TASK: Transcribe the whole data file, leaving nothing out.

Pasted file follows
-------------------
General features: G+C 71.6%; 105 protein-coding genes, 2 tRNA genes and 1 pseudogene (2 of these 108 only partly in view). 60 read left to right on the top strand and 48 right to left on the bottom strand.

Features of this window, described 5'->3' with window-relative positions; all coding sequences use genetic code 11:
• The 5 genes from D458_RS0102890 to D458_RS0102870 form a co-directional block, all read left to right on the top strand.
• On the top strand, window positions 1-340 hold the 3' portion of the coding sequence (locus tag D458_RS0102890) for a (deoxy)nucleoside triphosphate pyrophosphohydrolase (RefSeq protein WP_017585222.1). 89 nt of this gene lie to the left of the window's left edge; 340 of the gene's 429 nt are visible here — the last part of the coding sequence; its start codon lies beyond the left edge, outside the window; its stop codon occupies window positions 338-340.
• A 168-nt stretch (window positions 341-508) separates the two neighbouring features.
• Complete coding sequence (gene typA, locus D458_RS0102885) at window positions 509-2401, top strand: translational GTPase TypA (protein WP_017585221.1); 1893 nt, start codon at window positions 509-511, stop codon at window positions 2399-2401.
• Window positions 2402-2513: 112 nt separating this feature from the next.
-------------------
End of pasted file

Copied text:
General features: G+C 71.6%; 105 protein-coding genes, 2 tRNA genes and 1 pseudogene (2 of these 108 only partly in view). 60 read left to right on the top strand and 48 right to left on the bottom strand.

Features of this window, described 5'->3' with window-relative positions; all coding sequences use genetic code 11:
• The 5 genes from D458_RS0102890 to D458_RS0102870 form a co-directional block, all read left to right on the top strand.
• On the top strand, window positions 1-340 hold the 3' portion of the coding sequence (locus tag D458_RS0102890) for a (deoxy)nucleoside triphosphate pyrophosphohydrolase (RefSeq protein WP_017585222.1). 89 nt of this gene lie to the left of the window's left edge; 340 of the gene's 429 nt are visible here — the last part of the coding sequence; its start codon lies beyond the left edge, outside the window; its stop codon occupies window positions 338-340.
• A 168-nt stretch (window positions 341-508) separates the two neighbouring features.
• Complete coding sequence (gene typA, locus D458_RS0102885) at window positions 509-2401, top strand: translational GTPase TypA (protein WP_017585221.1); 1893 nt, start codon at window positions 509-511, stop codon at window positions 2399-2401.
• Window positions 2402-2513: 112 nt separating this feature from the next.